Walker flew at the fastest speed in the X-15A-1: 4,104 mph (Mach 5.92) during a flight on 27 June 1962 (the fastest flight in any of the three X-15s was about 4,520 mph (Mach 6.7) flown by William J. Knight
William J. Knight
William J. "Pete" Knight was a U.S. politician, combat pilot, test pilot, and astronaut. Knight holds the world's speed record for flight in a winged, powered aircraft...

 in 1967).

LLRV program

Walker also became the first test pilot of the Bell Lunar Landing Research Vehicle
Lunar Landing Research Vehicle
The Bell Aerosystems Lunar Landing Research Vehicle was an Apollo Project era program to build a simulator for the Moon landings. The LLRVs, humorously referred to as "flying bedsteads", were used by the FRC, now known as the NASA Dryden Flight Research Center, at Edwards Air Force Base,...

 (LLRV), which was used to develop piloting and operational techniques for lunar landings. On 30 October 1964, Walker took the LLRV on its maiden flight, reaching an altitude of about 10 ft and a total flight time of just under one minute. He piloted 35 LLRV flights in total. Neil Armstrong
Neil Armstrong
Neil Alden Armstrong is an American former astronaut, test pilot, aerospace engineer, university professor, United States Naval Aviator, and the first person to set foot upon the Moon....

 later flew this craft many times in preparation for the spaceflight
Spaceflight is the act of travelling into or through outer space. Spaceflight can occur with spacecraft which may, or may not, have humans on board. Examples of human spaceflight include the Russian Soyuz program, the U.S. Space shuttle program, as well as the ongoing International Space Station...

 of Apollo 11
Apollo 11
In early 1969, Bill Anders accepted a job with the National Space Council effective in August 1969 and announced his retirement as an astronaut. At that point Ken Mattingly was moved from the support crew into parallel training with Anders as backup Command Module Pilot in case Apollo 11 was...

 - the first manned landing on the Moon
The Moon is Earth's only known natural satellite,There are a number of near-Earth asteroids including 3753 Cruithne that are co-orbital with Earth: their orbits bring them close to Earth for periods of time but then alter in the long term . These are quasi-satellites and not true moons. For more...

 - including crashing it once and barely escaping from it with his ejection seat.


Walker was killed on 8 June 1966, when his F-104 Starfighter chase aircraft collided with a North American XB-70 Valkyrie. Walker had been flying in a tight group formation for a publicity photo, and his F-104 drifted into contact with the XB-70's right wingtip, flipped over, and rolling inverted, passed over the top of the XB-70, struck the vertical stabilizers and left wing and exploded, destroying the Valkyrie's rudders and damaging its left wing. The careers of several Air Force colonels ended as a result of this aviation accident.

Honors and awards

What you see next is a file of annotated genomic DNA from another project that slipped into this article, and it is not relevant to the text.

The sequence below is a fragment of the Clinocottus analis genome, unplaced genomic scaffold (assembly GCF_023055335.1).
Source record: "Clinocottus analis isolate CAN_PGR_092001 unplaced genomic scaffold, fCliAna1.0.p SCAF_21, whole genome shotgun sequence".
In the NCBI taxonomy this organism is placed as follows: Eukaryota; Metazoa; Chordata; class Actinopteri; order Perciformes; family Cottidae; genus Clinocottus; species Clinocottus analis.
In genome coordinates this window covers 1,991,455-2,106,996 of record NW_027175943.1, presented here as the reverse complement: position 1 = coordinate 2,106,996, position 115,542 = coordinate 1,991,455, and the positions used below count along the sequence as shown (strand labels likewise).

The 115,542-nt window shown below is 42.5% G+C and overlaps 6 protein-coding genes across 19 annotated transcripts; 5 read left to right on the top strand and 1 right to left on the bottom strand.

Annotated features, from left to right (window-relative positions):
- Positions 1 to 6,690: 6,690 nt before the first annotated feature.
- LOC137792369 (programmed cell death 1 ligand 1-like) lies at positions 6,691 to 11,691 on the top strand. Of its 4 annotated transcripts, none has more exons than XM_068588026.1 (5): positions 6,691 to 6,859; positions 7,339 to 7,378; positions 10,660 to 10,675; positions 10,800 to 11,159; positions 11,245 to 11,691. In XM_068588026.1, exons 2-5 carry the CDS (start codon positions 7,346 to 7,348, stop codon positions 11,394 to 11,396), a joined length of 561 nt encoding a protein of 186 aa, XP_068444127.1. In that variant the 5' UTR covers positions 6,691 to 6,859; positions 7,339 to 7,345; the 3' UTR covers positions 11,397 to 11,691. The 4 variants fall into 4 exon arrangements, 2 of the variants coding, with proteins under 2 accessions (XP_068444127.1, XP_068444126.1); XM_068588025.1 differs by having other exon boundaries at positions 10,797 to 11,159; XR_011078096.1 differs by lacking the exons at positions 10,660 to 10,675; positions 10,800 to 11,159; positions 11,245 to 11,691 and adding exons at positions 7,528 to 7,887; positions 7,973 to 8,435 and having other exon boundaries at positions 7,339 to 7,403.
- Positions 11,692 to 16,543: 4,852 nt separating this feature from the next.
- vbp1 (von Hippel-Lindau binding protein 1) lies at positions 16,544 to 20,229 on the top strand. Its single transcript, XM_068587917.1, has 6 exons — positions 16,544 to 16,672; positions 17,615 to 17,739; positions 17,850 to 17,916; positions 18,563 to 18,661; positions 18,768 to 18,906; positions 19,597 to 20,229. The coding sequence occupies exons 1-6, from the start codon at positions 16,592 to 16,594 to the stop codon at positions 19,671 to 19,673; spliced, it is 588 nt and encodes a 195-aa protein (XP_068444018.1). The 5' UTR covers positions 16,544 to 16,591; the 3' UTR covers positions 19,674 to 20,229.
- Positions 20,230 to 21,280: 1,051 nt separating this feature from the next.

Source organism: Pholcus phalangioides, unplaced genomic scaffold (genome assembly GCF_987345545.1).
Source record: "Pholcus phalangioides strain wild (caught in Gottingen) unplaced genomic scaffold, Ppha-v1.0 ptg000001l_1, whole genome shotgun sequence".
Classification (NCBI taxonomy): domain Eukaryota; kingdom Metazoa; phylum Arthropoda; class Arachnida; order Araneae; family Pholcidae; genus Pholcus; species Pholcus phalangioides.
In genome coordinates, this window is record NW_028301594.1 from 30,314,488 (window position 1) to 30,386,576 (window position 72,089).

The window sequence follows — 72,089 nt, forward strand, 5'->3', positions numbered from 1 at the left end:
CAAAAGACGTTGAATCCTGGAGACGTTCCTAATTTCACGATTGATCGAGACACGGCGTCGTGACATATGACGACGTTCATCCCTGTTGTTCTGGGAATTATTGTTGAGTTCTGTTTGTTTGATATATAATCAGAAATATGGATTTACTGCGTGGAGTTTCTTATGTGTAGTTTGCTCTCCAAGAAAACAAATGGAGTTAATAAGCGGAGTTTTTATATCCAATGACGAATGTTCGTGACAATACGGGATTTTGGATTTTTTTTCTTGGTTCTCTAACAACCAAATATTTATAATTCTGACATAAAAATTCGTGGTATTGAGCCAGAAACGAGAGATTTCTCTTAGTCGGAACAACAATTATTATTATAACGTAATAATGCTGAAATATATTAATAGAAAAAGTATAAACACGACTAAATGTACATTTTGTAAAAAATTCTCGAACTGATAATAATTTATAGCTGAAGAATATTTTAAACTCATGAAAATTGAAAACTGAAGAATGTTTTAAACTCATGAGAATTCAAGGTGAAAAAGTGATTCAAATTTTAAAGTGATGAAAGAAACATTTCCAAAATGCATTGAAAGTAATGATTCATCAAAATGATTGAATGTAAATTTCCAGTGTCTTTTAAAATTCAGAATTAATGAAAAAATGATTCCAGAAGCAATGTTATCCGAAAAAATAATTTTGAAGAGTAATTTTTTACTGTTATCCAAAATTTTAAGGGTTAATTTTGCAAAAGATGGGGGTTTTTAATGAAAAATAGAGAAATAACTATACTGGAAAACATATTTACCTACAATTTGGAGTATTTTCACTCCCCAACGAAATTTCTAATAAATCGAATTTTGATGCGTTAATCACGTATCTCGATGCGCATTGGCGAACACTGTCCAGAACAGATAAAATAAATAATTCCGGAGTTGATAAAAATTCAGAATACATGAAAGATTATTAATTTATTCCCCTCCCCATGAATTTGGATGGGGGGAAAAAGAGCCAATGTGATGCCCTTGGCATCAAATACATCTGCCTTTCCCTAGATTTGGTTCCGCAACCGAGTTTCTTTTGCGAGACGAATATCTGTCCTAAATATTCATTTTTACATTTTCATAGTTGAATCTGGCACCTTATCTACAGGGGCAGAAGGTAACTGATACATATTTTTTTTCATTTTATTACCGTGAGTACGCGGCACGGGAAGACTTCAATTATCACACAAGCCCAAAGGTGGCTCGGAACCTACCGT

Walker was a charter member and one of the first Fellows of the Society of Experimental Test Pilots
Society of Experimental Test Pilots
The Society of Experimental Test Pilots is an international organization that seeks to promote air safety and contributes to aeronautical advancement by promoting sound aeronautical design and development; interchanging ideas, thoughts and suggestions of the members, assisting in the professional...

. He received the Robert J. Collier Trophy
Collier Trophy
The Collier Trophy is an annual aviation award administered by the U.S. National Aeronautics Association , presented to those who have made "the greatest achievement in aeronautics or astronautics in America, with respect to improving the performance, efficiency, and safety of air or space...

, the Harmon International Trophy for Aviators
Harmon Trophy
The Harmon Trophy is a set of three international trophies, to be awarded annually to the world's outstanding aviator, aviatrix , and aeronaut...

, the Iven C. Kincheloe Award
Iven C. Kincheloe Award
The Iven C. Kincheloe Award recognizes outstanding professional accomplishment in the conduct of flight testing. It was established in 1958 by the Society of Experimental Test Pilots and honors the memory of test pilot and Korean War ace Iven C...

, and the Octave Chanute Award
Octave Chanute Award
This award was created in early 1902 by the Western Society of Engineers for papers of merit on engineering innovations. It is still awarded as of 2011. The American Institute of Aeronautics and Astronautics, Inc...

. His alma mater awarded him an honorary Doctor of Aeronautical Sciences degree in 1961. The National Pilots Association named him the Pilot of the Year in 1963.

Walker was inducted into the Aerospace Walk of Honor
Aerospace Walk of Honor
The Aerospace Walk of Honor in Lancaster, California, USA, honors test pilots who have contributed to aviation and space research and development....

 in 1991, and the International Space Hall of Fame
International Space Hall of Fame
The New Mexico Museum of Space History is a museum and planetarium complex in Alamogordo, New Mexico, dedicated to artifacts and displays related to space flight and the space age. It includes the International Space Hall of Fame. The Museum of Space History highlights the role that New Mexico has...

 in 1995. Joe Walker Middle School in Quartz Hill, California
Quartz Hill, California
Quartz Hill is a census-designated place in Los Angeles County, California, United States. The population was 10,912 at the 2010 census, up from 9,890 at the 2000 census. The name is also shared with the neighboring district areas of its border cities, Palmdale, and Lancaster...

, is named in his honor as well as the Joe Walker Elementary
Joe Walker Elementary
Joe Walker Elementary School is a part of the McGuffey School District. This elementary school is located in Lagonda, Pennsylvania on Park Avenue...

School in Lagonda, Pennsylvania.

On 23 August 2005, NASA officially conferred on Walker his astronaut's wings, posthumously.

External links